How wills and trusts work

  • Describe how trusts work
  • Explain how wills work
  • Identify the importance of Lasting Powers of Attorney
How wills and trusts work
Pexels/Andrea Piacquadio

When I started in financial services years ago, one of the biggest issues with protecting clients was not doing enough to place policies in trust, and to set up wills and powers of attorney. Fast forward nearly 30 years, and little has changed.  

The problem usually lies in an adviser’s knowledge, skills or behaviours. 

What is ‘knowledge’? 

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Knowledge is an individual’s understanding of a subject, gained from studying a qualification or with regular continued professional development. Having the knowledge about something does not necessarily mean you can do it, only that you understand the steps involved.

So let’s refresh our knowledge on these important subjects, starting with trusts – also known as ‘settlements’. 

Trusts are a way for the owner of an asset (the settlor) to distribute or use that asset for the benefit of another person or persons (the beneficiaries) without allowing them control over the asset while it remains in trust. 

The settlor creates the trust and originally owned the assets placed in the trust (the trust property). But the settlor no longer owns the asset once it is placed in trust, unless the settlor is also a trustee. 

Depending on the nature of the trust, the beneficiaries may eventually become the absolute owners of the asset. They may be named individually or referred to as a group, for example, ‘all my children’. 

The settlor appoints trustees to take legal ownership of the trust property and administer it under the terms of the trust deed. The trustees, who can include the settlor, are named in the trust deed. Trustees must be aged 18 or over and of sound mind. If a trustee dies, the remaining trustees, or their personal representatives, can appoint a new trustee.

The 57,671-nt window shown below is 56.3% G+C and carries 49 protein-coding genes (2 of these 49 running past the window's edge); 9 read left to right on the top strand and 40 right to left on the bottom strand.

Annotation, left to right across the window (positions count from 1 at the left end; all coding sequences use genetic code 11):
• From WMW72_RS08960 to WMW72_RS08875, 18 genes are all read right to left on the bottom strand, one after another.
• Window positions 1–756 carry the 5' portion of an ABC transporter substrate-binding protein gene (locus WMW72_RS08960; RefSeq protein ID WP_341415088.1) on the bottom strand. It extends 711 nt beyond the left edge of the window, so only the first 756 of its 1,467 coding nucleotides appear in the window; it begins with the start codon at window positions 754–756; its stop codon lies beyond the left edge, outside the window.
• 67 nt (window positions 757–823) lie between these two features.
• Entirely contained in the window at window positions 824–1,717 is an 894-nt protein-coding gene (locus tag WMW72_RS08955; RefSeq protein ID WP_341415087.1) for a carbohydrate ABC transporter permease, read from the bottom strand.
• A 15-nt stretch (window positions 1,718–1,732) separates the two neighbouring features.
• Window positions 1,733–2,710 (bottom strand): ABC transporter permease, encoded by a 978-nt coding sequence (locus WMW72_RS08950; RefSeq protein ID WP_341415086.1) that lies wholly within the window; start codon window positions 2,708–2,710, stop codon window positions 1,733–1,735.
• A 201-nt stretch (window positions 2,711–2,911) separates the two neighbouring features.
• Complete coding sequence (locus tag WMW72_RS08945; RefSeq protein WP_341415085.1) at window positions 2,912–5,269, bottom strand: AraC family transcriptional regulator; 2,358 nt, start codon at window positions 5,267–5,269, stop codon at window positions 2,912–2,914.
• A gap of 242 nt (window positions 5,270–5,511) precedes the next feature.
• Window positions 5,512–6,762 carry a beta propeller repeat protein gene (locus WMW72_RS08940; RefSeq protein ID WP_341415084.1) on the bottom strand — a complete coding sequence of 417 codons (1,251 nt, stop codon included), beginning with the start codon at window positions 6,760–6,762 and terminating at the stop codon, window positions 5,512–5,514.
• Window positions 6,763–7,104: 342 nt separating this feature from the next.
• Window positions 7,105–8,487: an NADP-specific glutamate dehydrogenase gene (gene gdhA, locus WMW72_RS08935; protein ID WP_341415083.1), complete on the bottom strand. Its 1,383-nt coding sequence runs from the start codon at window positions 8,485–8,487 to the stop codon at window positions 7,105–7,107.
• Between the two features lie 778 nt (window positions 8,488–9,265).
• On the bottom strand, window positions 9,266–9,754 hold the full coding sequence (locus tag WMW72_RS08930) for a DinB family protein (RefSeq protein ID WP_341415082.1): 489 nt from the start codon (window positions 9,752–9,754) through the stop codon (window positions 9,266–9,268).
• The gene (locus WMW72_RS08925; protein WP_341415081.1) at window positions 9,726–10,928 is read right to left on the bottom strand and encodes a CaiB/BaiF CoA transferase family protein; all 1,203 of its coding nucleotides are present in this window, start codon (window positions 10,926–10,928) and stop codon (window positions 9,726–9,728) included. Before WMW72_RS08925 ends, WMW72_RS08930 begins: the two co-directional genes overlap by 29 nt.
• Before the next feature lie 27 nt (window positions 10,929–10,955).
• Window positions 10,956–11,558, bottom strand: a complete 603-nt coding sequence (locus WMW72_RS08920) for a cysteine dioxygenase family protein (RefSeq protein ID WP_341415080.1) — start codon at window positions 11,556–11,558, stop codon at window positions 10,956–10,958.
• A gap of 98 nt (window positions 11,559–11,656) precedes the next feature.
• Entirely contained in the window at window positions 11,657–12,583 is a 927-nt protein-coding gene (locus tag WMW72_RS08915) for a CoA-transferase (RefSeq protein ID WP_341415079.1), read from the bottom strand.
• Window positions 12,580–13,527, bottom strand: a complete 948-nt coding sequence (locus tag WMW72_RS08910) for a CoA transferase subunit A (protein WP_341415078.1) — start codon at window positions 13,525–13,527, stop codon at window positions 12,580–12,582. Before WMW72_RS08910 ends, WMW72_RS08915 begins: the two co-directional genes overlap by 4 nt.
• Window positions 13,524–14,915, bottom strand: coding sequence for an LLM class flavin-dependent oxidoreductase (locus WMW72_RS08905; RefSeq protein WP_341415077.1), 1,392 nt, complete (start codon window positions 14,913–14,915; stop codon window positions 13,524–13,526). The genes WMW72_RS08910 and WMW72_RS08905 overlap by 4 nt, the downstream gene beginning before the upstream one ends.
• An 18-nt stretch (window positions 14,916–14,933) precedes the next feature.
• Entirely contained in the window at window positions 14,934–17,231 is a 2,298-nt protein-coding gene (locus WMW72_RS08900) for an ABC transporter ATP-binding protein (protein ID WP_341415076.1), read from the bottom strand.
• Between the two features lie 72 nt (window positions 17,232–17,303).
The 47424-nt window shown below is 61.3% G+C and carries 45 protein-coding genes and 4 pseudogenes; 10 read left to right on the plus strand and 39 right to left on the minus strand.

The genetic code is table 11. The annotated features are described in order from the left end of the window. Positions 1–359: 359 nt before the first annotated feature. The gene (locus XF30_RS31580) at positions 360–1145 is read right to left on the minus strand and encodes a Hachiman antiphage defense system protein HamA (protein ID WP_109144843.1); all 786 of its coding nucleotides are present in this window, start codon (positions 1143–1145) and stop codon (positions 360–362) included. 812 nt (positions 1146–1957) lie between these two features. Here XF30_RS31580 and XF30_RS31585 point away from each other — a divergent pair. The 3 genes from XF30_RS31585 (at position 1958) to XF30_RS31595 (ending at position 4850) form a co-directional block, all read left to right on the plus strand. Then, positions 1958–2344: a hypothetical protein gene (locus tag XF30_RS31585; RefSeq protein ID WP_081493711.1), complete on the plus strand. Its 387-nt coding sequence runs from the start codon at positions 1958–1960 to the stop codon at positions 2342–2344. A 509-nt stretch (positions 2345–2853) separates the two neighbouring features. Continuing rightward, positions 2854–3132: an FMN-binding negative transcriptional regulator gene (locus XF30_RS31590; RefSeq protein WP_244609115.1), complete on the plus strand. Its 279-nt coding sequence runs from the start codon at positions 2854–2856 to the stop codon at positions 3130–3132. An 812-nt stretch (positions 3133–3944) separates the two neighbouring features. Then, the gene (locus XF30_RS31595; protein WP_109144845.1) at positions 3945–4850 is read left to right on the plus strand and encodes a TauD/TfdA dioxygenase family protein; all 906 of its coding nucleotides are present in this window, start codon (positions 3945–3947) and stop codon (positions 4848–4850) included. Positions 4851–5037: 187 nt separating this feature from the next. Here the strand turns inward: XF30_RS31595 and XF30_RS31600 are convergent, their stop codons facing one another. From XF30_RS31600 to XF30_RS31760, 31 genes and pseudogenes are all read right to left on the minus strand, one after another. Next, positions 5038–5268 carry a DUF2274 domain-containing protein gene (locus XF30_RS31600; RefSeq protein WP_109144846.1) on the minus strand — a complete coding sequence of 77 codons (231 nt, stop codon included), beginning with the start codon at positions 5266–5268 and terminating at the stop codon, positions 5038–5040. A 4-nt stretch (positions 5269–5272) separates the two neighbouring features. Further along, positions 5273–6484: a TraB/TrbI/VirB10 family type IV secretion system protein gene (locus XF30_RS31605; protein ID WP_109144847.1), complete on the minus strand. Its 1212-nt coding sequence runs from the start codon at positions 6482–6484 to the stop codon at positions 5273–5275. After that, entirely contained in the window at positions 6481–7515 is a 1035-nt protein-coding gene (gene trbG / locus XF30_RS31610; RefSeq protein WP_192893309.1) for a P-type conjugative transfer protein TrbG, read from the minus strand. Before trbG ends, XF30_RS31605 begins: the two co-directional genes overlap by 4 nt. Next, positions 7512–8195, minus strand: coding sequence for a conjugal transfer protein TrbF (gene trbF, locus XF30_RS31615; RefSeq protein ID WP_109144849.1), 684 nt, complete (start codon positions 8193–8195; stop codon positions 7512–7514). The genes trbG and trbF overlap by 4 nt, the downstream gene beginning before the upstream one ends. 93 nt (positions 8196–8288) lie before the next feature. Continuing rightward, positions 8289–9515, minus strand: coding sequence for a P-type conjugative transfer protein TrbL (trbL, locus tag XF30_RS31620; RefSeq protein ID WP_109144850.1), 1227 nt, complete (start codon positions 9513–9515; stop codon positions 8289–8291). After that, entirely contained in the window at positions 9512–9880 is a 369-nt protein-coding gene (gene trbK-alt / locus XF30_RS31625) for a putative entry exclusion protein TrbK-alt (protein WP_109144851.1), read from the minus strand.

Trustees have several duties. They must:

  • act in accordance with the terms of the trust deed. (If the trust deed gives them discretion to exercise their powers, the agreement of all the trustees is required before a course of action can be taken) 
  • act in the best interests of the beneficiaries, balancing fairly the rights of different beneficiaries if these should conflict 
  • be aware of the need for suitability and diversification of assets. 
  • obtain and consider proper advice when making or reviewing investments.
  • keep investments under review.

Types of trust

1. Bare trusts

Assets in a bare trust are held in the name of a trustee. The beneficiary has the right to all the trust’s capital and income at any time if they are 18 or over in England and Wales, or 16 or over in Scotland. 

This means the assets that the settlor has set aside will always go directly to the intended beneficiary. Bare trusts are often used to pass assets to young people. The trustees look after them until the beneficiary is old enough.

2. Interest in possession trusts

These are trusts where the trustee must pass on all trust income to the beneficiary as it arises, less any expenses.

3. Discretionary trusts

Trustees can make decisions about the way trust income and sometimes capital is used. Depending on the trust deed, trustees can decide:

  • who to make payments to
  • what gets paid out – income or capital
  • frequency of payments
  • conditions imposed on beneficiaries.

Discretionary trusts can be used to put assets aside for:

  • a future need, such as a potential beneficiary such as a grandchild not yet born
  • beneficiaries who do not have the capacity to look after themselves financially.

4. Accumulation trusts

This is where the trustees can accumulate income within the trust and add it to the trust’s capital. They may also be able to pay income out, as with discretionary trusts.

5. Mixed trusts

These are a combination of more than one type of trust. The different parts of the trust are treated according to the tax rules that apply to each part.